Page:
Sewing through the sneezes....

I finally got my little sewing box out today to give it a bit of an outing in the dining room with a revolting skirt (stunning fabric, hideous shape) bought 3 years ago in a sale for £4.00 and a newly acquired charity shop top which cost me £1.50......

And so I set to work, sniffing and sneezing, snipping and sewing ! I thought a picture gallery of the whole affair might be good so I did some snapping inbetween too!

The skirt, consigned to the pile of 'clothes ready to be chopped up and reborn' is made with a beautiful mix of prints. Main accent is chocolate brown with teal and coffee mixtures thrown in. I loved the fabric the second I saw it BUT the shape..... yuk! It had an illfitting waist, a deep straight yoke with a slight shaped V, and a straight skirt gathered onto it. It made me look like the back end of a bus, most demoralising. I have curvy 14/16 hips and a small waist (which only serves to make my bottom seem even larger.....) so this style was NO good! I prefer skirts which are fitted at the waist and skim the hips with a bit of flare at the base. A line styles are perfect!

I firstly cut that awful gathered waistband yoke off. Then I cut a slither off of each side, I didnt really need to do this! But those slithers came in handy later..... read on.

After a jolly good squeeze under the iron I folded the skirt in half then I pinned one of my favourite patterns onto it. Matching up the fold as the centre front of course.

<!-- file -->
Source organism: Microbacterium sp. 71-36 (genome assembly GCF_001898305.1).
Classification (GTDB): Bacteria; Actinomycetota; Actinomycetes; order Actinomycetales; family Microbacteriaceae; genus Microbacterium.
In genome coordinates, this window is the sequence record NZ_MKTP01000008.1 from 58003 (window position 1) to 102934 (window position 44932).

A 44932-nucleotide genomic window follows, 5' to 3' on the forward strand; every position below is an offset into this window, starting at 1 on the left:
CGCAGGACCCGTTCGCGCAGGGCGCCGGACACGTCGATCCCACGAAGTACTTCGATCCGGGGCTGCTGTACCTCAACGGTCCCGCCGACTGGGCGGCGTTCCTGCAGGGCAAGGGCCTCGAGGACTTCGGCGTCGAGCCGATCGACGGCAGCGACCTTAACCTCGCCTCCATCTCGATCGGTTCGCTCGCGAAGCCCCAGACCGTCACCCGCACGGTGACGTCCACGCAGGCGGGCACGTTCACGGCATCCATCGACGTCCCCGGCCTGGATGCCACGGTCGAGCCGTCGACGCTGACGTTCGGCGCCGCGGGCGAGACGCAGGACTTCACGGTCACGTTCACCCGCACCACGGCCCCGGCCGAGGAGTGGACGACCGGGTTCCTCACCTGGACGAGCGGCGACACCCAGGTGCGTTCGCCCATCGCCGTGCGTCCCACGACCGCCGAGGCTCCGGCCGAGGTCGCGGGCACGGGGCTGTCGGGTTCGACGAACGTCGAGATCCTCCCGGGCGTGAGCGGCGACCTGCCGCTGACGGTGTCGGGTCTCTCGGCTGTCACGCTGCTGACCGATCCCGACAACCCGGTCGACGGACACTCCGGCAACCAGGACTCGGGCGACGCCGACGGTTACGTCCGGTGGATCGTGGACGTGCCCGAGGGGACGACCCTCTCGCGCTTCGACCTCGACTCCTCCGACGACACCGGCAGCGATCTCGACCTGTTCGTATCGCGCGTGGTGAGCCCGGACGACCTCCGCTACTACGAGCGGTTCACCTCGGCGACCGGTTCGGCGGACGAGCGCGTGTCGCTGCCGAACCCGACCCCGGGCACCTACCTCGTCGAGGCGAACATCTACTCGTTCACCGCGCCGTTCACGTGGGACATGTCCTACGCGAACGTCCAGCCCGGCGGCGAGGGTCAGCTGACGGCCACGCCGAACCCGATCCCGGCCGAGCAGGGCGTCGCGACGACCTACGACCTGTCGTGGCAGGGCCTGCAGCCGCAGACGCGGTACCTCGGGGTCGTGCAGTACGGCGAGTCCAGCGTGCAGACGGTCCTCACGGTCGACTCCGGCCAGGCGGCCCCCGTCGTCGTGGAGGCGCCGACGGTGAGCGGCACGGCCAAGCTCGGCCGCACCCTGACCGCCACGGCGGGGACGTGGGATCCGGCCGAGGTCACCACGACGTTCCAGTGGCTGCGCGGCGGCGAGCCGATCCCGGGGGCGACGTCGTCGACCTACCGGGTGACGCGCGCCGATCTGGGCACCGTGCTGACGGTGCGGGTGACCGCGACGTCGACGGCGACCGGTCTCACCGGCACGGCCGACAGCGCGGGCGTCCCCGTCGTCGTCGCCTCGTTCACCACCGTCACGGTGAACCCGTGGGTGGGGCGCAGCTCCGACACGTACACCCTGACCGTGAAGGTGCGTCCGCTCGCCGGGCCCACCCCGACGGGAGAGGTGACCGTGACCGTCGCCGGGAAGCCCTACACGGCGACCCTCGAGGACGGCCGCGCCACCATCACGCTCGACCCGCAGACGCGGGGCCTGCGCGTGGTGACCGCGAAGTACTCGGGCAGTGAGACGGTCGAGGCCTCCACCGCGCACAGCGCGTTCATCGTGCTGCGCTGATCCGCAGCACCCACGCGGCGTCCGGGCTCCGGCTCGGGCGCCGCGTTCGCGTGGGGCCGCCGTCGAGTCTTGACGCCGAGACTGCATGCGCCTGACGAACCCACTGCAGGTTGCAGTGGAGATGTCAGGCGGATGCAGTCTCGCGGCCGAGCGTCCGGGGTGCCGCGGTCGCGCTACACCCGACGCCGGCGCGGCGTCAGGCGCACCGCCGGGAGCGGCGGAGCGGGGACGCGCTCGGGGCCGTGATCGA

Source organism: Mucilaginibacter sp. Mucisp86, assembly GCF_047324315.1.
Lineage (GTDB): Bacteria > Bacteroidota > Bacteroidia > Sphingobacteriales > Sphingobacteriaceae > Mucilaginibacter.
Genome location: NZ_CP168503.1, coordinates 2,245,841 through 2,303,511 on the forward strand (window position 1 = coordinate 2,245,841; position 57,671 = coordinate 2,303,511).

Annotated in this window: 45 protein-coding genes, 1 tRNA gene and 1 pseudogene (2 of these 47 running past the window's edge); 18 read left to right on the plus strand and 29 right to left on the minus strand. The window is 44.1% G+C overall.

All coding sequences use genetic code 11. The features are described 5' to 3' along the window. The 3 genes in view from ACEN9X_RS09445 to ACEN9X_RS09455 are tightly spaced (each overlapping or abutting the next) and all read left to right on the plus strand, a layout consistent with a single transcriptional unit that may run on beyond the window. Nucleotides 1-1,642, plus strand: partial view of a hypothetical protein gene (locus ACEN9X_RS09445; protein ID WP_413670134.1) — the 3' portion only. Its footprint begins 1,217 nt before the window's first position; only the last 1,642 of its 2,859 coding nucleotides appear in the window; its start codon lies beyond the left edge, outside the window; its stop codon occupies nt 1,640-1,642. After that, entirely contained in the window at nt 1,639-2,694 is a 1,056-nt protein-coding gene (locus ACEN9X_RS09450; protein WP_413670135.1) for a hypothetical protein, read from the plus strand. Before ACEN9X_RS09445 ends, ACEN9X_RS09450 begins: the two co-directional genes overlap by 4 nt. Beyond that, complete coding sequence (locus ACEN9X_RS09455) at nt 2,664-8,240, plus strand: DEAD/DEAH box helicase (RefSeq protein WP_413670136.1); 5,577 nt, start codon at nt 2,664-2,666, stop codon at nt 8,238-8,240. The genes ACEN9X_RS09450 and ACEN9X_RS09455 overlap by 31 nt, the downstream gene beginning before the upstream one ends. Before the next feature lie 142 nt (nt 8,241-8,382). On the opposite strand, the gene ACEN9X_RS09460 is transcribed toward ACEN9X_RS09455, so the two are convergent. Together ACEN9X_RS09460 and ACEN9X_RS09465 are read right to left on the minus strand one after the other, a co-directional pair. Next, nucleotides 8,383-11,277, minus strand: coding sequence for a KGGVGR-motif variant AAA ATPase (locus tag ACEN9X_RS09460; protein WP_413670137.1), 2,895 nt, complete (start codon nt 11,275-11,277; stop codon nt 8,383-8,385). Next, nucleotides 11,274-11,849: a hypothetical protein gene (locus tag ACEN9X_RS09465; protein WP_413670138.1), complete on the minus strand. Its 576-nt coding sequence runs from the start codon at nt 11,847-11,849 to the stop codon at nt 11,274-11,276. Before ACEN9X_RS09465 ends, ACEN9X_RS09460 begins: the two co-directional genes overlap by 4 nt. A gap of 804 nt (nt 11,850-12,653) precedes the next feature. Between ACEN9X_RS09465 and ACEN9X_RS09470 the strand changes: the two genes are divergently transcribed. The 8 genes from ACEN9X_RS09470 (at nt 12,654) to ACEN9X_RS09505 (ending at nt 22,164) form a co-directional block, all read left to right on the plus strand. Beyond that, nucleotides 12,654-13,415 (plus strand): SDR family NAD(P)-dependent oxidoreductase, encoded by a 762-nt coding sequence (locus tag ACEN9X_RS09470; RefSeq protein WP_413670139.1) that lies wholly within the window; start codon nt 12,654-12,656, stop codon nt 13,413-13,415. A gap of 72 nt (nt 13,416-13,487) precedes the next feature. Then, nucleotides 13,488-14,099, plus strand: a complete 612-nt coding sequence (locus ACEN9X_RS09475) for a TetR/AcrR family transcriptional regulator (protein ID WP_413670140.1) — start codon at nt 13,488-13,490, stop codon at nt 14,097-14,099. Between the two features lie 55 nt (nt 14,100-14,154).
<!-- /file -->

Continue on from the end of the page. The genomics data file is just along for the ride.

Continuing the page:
This pattern has 2 darts, front and back for a little shaping. This close up shows how I avoid all labourious tailor tacking and cheat on darts..... Shocking behaviour but it saves oodles of time and thats precious! I snip ever so slightly into the top of the dart on either side. I then push a pin through all layers at the very tip of the dart.

I carefully fold back the layers to find the wrong sides of the fabric and being careful not to loose that pin, I mark a little dot with a moistened watercolour pencil. Use a colour you can see. I have used pencils for this for years! The marks wash out.

All 4 darts made and neatly pressed facing inwards.

Invisible zip carefully placed and pinned ready for stitching.

Nice and neat!

I gave up using faced waistbands with interfacing a long time ago as soon as I saw a waistband like this on a skirt I bought. You need some nice cotton bias binding for this the size of the waistband edge plus 2". Starting at the open zip edge with the right side of the fabric facing the right side of the bias tape, pin the tape about 10mm down from the top edge, allowing about 20mm to overhang on the zip edge as shown. I only pin the start but you can pin all the around if you want to.

Open out one side of the tapes little folded edge and carefully stitch in this little crease as a guide. The picture speaks a thousand words on this. Once you have gone all the way around, snip the tape allowing a 20mm overhang again. Over to the ironing board and turning that tape inwards, with the wrong side of the skirt facing you, carefully press the tape flat.

Stitch as shown on the wrong side carefully! See how important ironing the darts was!

Here is the finished waistband and zip.

A conservative, nothing added view in fading light! The skirt seams were ruckley when I bought this, never mind as long as my new seams arent! And because it looked so PLAIN and I cant have that, I rushed inside and using that little slither of offcut and a few buttons, a snippet of organza ribbon and 5 minutes.....

A removeable corsage was made to bring the whole thing together.

Add my favourite petticoat in a surprisingly perfect colour match with one of the fabrics and Dah Dah.......

I love it! I shall wear it to weed the leeks on Saturday.........
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